That’s how I ended up in Michigan. New job. New address. New license plate. New people. And when everything is new, it means nothing is familiar. Nothing is home. And so I’ve spent the last year trusting God to make it home. Trusting that this calling He has on my life is richer and more sacred than what my 15 year old self ever believed the unknowns could bring.

I go back to 15 more than I do any other age because that year was pivotal. That year God spoke deep into a little girl who just wanted a home.

November 17, 2007 firefighters responded to a call. A two story farmhouse was on fire and needed immediate attention. I was on the other end watching the colors evaporate into the sky. The ground was cold. And seven kids all under the age of 15 watched the known turn to dust. But the dust taught me. It taught me that if God can breath life into something like dirt, how much more could God take the mess of that day and the mess of me and turn it into something as good as a home.

This week marks the 9th anniversary of that day. 9th. How did the years evaporate so quickly? How does one go from making a cup of cocoa in Maine at 15, to making a cup of cocoa in Michigan at 24.

Well, I have curious little girl and a God who showed her that new isn’t always scary to thank for that. And that is why this week is an anniversary. It marks beginnings for me that I could never fully explain. It marks the parts of me God rebuilt and restored. And I sit here in an empty church completely baffled that this place has become home.

I haven’t disposed all of the 15 year old me because to be honest, I still want to jump on the bed and eat chocolate chip pancakes for supper. I still want to catch snowflakes with my tongue and eat lemon pie for breakfast. I still want to travel the world and write stories and dream. But I am so thankful God continues to breathe into the dust of who I am making my life new, over and over again.

God takes the dust who we think we are and turns it into the sons and daughters He knows us to be. So to you who is reading this, don’t settle because you are terrified. Buy the plane ticket. Oh, and get on the plane. Because new could be the best thing that ever happened to you.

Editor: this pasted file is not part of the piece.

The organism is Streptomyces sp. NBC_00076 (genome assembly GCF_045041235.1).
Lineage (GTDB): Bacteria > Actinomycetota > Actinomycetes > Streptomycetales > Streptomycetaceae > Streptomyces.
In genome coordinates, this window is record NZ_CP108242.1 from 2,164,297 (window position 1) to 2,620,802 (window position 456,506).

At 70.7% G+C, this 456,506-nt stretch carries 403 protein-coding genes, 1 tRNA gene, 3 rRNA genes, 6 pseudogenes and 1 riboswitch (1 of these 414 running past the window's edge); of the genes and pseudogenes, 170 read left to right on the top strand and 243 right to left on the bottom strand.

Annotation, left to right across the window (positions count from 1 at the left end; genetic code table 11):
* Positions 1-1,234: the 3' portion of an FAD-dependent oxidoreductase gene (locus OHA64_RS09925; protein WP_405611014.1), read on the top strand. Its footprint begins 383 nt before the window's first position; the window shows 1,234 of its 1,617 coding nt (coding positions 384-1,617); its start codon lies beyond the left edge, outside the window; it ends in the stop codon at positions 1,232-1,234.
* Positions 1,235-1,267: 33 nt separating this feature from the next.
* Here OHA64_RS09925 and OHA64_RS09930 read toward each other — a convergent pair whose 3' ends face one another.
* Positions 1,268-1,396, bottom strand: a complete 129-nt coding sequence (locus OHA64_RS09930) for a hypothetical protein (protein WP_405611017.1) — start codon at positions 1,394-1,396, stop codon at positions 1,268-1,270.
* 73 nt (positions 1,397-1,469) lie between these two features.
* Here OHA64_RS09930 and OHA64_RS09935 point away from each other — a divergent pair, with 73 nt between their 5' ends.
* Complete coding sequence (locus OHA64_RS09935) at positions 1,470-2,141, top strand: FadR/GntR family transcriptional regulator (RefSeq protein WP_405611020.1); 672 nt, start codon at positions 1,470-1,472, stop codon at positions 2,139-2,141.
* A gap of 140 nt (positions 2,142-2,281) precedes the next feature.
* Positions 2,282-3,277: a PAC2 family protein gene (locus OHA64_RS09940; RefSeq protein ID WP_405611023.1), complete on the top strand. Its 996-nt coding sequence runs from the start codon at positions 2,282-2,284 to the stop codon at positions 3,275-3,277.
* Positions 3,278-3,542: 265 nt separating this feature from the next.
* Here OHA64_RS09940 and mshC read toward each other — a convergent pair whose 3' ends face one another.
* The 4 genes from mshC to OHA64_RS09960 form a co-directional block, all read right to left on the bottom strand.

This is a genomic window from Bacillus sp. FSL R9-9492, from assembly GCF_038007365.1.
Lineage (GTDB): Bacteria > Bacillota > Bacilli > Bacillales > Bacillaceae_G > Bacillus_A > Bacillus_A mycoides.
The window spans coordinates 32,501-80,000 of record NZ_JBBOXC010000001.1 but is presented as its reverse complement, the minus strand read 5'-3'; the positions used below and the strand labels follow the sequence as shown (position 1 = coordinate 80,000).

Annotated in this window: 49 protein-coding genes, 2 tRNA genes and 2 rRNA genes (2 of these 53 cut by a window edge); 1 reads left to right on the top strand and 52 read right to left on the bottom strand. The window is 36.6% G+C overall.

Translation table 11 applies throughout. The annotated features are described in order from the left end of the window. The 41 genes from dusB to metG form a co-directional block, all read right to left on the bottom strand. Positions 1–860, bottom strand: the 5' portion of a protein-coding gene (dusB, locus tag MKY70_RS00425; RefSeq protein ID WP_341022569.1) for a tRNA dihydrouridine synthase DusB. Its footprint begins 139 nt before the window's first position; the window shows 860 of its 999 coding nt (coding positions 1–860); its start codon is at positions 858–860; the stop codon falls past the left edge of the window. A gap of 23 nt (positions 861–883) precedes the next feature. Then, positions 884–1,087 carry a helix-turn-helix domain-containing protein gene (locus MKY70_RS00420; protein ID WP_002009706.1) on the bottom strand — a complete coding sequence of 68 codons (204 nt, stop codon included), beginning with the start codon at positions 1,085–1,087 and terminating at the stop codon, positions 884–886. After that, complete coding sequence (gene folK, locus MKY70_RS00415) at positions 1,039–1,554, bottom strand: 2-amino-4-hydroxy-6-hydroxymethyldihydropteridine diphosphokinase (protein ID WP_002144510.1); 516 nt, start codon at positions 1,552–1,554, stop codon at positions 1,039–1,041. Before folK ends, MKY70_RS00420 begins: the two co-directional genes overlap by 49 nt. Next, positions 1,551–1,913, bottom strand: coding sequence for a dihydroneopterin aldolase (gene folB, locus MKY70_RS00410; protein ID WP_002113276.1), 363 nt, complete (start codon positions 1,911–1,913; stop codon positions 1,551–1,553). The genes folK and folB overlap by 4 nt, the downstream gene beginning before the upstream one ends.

“Therefore, if anyone is in Christ, he is a new creation. The old has passed away; behold, the new has come.” – 2 Corinthians 5:17

Shame On Us For Expecting So Little

Where to begin? The last few months have been full of adjustments and learning curves. All good, but all challenging. Radiant Life is now a two-service church and many of our fall programs have14625751_686317248197360_1702811024_o launched, programs I like to call ‘babies’ because they are new and still in the developing process.

I’m not one to walk into new things with high expectations, I tend to set them pretty low and then am pleasantly surprised when things get knocked out of the park (in a good way).

Our new kid programs (Glow & Illuminate) launched on September 21st. With little expectation (shame on me), we had 45 kids show up! The following Wednesday, we had the same give or take a couple more. But this Wednesday, we had 75 kids in count! I’m sure I looked like a crazed lunatic running around for more materials and space. But shame on me for expecting less.

Jesus said, “Go and make disciples.” Go and make, that’s more, not less. So why do we expect so little of God when it comes down to our finances, our families, our futures and our jobs? If God can do a new thing and Jesus can multiply, why do we not live into that truth? Why do we plan new programs to grow the Kingdom of God but expect only a few to come? Why do we commit to changing our lives but give up too soon because there is no way God can redeem? Why do we tuck our struggles in closets (like children cleaning their rooms before parent inspection) and pretend that we don’t need accountability or the power of Jesus to intervene?

Our expectation bars are far too low when it comes to our faith in Jesus Christ and what He can do. It’s no wonder the enemy thinks he has it easy.

“Now the eleven disciples went to Galilee, to the mountain to which Jesus had directed them. And when they saw him they worshiped him, but some doubted. And Jesus came and said to them, “All authority in heaven and on earth has been given to me. Go therefore and make disciples of all nations, baptizing them in the name of the Father and of the Son and of the Holy Spirit, teaching them to observe all that I have commanded you. And behold, I am with you always, to the end of the age.” [Matthew 28:16-20]

This is the Great Commission and our mission, not only as a Church, but also as a people of God. We are called to go and make. That’s more, not less. But even in Jesus’ time, followers doubted. Still Jesus said, “I am with you always.” And I believe that expands beyond proclaiming the word of God to the nations, I believe it applies to proclaiming the word of God to ourselves and to our expectations of what God can actually do.